Why quit?

Why quit?

Smoking
Photo courtesy: s-t-r-a-n-g-e

Although the percentage of smokers in the US has declined steadily since the mid-60s, almost 21% of adults still light up. 41% of them try to quit, but less than 5% of them stop for three months to a year. Nicotine vaccines may become the latest option for helping the approximately 45 million US smokers quit.

Lung cancer is the number one cause of cancer-related deaths in the US and in Minnesota. (This year in the United States more than 170,000 people will be told that they have lung cancer, and 160,000 will die from it.) But smoking is also a risk factor for 30 other cancers, heart disease, and conditions ranging from colds and chronic bronchitis to stomach ulcers, emphysema, and blood circulation problems. And the Centers for Disease Control estimates that smoking causes more than $150 billion in health-related losses each year.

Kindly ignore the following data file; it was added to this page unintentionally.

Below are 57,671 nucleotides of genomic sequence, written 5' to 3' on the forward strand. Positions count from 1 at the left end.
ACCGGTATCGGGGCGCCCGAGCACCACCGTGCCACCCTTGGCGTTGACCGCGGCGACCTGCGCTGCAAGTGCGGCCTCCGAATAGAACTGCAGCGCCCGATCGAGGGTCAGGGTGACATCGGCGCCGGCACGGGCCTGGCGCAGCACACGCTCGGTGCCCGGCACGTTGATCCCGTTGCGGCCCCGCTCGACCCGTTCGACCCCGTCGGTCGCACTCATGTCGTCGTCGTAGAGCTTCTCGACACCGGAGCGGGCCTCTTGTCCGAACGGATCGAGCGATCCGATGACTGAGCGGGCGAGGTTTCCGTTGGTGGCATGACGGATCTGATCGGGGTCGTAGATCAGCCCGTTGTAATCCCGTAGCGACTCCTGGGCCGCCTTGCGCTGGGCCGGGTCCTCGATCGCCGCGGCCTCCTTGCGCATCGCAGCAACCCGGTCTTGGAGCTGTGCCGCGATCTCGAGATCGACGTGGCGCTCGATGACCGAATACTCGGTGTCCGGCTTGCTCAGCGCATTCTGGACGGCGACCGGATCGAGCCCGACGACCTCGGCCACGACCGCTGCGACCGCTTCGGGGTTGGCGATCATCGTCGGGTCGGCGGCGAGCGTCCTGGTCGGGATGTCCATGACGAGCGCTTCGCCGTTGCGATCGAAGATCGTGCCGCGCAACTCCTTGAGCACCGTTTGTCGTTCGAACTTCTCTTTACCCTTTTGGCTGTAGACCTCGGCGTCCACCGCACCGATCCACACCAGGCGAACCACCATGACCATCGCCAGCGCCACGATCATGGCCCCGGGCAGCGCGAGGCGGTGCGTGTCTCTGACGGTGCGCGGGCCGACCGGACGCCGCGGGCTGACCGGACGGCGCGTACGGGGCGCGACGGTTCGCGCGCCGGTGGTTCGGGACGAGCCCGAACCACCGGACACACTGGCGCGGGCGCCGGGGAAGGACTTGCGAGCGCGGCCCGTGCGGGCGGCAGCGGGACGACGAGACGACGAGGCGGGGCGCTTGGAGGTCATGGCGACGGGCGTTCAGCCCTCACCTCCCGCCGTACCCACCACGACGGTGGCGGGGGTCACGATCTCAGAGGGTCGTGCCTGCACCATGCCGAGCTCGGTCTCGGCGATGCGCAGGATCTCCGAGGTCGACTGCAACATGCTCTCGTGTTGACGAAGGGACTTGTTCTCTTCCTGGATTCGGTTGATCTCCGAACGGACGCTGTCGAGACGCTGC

Quitting has immediate and long-term health benefits. Blood pressure, pulse rate, and body temperature return to normal within 20 minutes of your last cigarette. Heart attack risk decreases after 24 hours and returns to almost the same rate as a nonsmoker after 2 years. And after 10 years, the lung cancer death rate for ex-smokers drops to almost the rate of non-smokers.